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The 3 mm skin prick test (SPT) threshold criterion is not reliable for Tyrophagus putrescentiae: the re-evaluation of SPT criterion to dust mites.

https://arctichealth.org/en/permalink/ahliterature71486
Source
Allergy. 2002 Dec;57(12):1187-90
Publication Type
Article
Date
Dec-2002
Author
B. Kanceljak-Macan
J. Macan
D. Plavec
T. Klepac
S. Milkovic-Kraus
Author Affiliation
Institute for Medical Research and Occupational Health, Zagreb, Croatia.
Source
Allergy. 2002 Dec;57(12):1187-90
Date
Dec-2002
Language
English
Publication Type
Article
Keywords
Adult
Antibody Specificity - immunology
Comparative Study
Croatia
Cross Reactions - immunology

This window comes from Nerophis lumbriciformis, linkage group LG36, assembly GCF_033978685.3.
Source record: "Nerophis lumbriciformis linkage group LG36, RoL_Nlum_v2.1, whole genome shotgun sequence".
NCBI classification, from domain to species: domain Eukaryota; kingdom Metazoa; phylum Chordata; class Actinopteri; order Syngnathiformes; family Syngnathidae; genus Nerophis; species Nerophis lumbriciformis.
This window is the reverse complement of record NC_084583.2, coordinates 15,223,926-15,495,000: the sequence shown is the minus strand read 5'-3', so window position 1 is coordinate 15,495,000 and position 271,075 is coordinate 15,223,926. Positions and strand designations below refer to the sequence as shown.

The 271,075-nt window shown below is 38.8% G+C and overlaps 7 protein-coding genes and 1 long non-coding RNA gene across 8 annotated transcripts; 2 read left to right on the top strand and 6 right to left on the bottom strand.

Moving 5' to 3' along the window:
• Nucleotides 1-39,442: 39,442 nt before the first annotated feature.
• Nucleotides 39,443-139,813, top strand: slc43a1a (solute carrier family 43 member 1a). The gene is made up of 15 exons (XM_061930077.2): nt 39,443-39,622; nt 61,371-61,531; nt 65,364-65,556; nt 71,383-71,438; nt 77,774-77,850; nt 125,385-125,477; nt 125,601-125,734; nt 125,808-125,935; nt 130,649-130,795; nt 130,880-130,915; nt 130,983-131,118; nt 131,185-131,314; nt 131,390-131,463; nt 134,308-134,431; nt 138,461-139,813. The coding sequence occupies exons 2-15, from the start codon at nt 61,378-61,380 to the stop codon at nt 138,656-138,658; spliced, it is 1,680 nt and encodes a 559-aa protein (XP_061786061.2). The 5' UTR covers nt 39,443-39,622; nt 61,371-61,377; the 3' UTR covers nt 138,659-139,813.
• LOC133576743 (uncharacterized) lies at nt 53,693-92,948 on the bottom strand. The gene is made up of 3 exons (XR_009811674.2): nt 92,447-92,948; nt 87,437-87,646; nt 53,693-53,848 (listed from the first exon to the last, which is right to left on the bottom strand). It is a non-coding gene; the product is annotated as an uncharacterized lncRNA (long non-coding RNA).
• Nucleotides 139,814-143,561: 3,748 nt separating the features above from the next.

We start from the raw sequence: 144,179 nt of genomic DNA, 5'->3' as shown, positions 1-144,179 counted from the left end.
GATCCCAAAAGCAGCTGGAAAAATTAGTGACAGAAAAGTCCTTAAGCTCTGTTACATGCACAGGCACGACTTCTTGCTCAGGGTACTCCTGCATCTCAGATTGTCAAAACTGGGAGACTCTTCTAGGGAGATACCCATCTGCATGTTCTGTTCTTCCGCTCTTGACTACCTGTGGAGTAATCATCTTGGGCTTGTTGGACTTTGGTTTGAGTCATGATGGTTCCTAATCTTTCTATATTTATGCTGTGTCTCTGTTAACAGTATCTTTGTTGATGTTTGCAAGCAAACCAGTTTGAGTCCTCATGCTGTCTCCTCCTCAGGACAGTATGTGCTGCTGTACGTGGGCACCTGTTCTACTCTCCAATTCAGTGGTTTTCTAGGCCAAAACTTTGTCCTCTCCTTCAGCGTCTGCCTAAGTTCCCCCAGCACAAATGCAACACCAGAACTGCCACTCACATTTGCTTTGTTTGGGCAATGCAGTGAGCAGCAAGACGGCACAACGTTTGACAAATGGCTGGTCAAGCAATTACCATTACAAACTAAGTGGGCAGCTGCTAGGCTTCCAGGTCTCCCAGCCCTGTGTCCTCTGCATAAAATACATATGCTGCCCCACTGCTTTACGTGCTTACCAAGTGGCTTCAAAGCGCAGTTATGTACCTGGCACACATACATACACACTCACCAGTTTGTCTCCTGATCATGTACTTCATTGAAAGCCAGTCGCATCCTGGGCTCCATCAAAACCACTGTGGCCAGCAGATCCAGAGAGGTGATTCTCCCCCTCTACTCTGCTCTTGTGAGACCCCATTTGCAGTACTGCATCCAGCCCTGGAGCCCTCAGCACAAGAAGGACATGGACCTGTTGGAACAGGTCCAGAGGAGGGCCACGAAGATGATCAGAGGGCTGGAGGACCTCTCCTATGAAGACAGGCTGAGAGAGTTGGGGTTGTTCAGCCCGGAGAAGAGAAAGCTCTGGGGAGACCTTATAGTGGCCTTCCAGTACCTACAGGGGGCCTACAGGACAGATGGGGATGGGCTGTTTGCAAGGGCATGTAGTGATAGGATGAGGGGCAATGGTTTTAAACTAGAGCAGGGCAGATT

Dermatophagoides farinae - immunology
Dermatophagoides pteronyssinus - immunology
Female
Humans
Immunoglobulin E - blood - immunology
Male
Middle Aged
Proteins - immunology
Pyroglyphidae - immunology
Regression Analysis
Reproducibility of Results
Sensitivity and specificity
Skin Tests - standards
Urban health
Abstract
BACKGROUND: The mean wheal diameter >/= 3 mm is the usual criterion for positive skin prick test (SPT) reaction to dust mites. The study assessed the accuracy of this SPT criterion with respect to specific IgE values of above 0.35 kUA/l (+ sIgE). METHODS: Specific IgE (ImmunoCAP, Pharmacia AB Diagnostics, Uppsala, Sweden) and standard SPT to Dermatophagoides pteronyssinus (DP) and farinae (DF), Lepidoglyphus destructor (LD) and Tyrophagus putrescentiae (TP) (ALK, Hørsholm, Denmark) were performed in a random sample of 457 subjects, of whom 273 men (mean age 35.3 +/- 11.0 years) and 184 women (mean age 37.9 +/- 9.5 years). Statistical analysis was performed using the chi-square test, regression analysis and discriminant analysis. RESULTS: When the mean wheal diameter of >/= 3 mm was considered positive (+ SPT), the correlation between + SPT and + sIgE was 0.47 for DP (P